Social influencers can make – or break – a company’s reputation – Orange County Register

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When Nathan Apodaca posted a TikTok video that showed him longboarding while drinking Ocean Spray Cran-Raspberry juice and singing along to Fleetwood Mac’s “Dreams,” it was simply a spur-of-the-moment frolic.

Ordinarily, those kinds of videos blend in with the millions of others that crop up on social media. But this one caught fire, eventually pulling more than 80 million views and nearly 13 million likes.

“It struck a chord,” Chris Ferzli, Ocean Spray’s director of global corporate affairs, said in a 2020 interview with CNBC. That “chord” fueled a massive sales increase for the  Massachusetts-based company.

Apodaca is one of many social influencers who earn money or perks by influencing the buying habits of consumers. In Apadaca’s case, Ocean Spray gifted him a new truck and sent him and his fiance on a paid honeyoon.

But it didn’t end there. Money also poured in from online viewers who learned he’d been living in an RV. He used the money to buy a $320,000, five-bedroom, three-bathroom home in Idaho for his family.

That was clearly a win-win for both sides.

The flipside

But the impact of social influencers can cut both ways, according to Doug Bania, an intellectual property valuation and defamation-damages expert with Nevium.

“They need to be aware that when social influencers engage in bad behavior that makes the front pages, the company can quickly lose face with customers and lose money,” he said. “A brand that took years to build can be ruined.”

Such was the case with Jared Fogel, the once famous pitchman for the Subway sandwich chain.

After attributing significant weight loss to eating Subway sandwiches, Fogle appeared in the company’s advertising campaigns from 2000 to 2015, doing numerous TV ads and in-store appearances to promote the company’s prodcuts.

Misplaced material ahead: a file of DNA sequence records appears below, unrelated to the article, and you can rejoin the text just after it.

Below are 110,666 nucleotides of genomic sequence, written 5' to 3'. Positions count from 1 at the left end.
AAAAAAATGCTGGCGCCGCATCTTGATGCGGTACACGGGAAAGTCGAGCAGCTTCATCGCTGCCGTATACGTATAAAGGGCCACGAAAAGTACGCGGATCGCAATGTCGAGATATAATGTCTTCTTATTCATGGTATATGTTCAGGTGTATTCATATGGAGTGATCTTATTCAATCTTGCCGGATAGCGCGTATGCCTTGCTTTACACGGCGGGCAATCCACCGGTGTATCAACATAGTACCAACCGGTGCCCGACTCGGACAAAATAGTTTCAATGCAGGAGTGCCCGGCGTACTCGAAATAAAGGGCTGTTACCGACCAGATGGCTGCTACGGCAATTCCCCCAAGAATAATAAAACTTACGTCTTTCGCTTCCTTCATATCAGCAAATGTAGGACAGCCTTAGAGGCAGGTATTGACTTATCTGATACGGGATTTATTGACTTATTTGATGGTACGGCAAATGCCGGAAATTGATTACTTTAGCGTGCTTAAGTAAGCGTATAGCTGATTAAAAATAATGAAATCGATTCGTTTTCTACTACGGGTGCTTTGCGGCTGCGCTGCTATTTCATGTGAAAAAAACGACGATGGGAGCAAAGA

The partnership abruptly collapsed when he was convicted for traveling to pay for sex with minors and for possessing child pornography. He was ultimately sentenced to more than 15 years in prison.

Needless to say, Subway’s reputation took a hit.

Willing to take the gamble

Still, a growing number of companies are willing to take the gamble. In fact, the influencer marketing industry is predicted to grow by as much as $10 billion over the next five years.

“It’s become very common,” Bania said. “Companies are realizing that social influencers have very large followings on Instagram, TikTok, Facebook, YouTube and other other platforms. It’s a big audience.”

When businesses weigh the cost of shifting some of their advertising dollars away from traditional marketing channels into less costly social media advertising, the strategy often makes sense, Bania said.

“The other thing about social media is that you can be very audience-specific,” he said. “It can go right to your target market.”

Bania expects the Federal Trade Commission will impose more guidelines in the coming years regarding social media advertising, as well as punishments if those guidelines aren’t followed.

“It can be very risky when you connect your brand with somebody’s personality because we’re all humans,” Bania cautioned. “Some people do good things and some people do bad things, so it’s a risk. The hard thing to determine is if the risk is worth the potential reward.”

It’s all part of what has become known as the “Attention Economy.” Consumers are giving more time and attention to social media platforms, and brands want to be where the attention is.

Bania put it simply:

“You may be older brand,” he said, “but how do you tap into a younger, hip crowd?”

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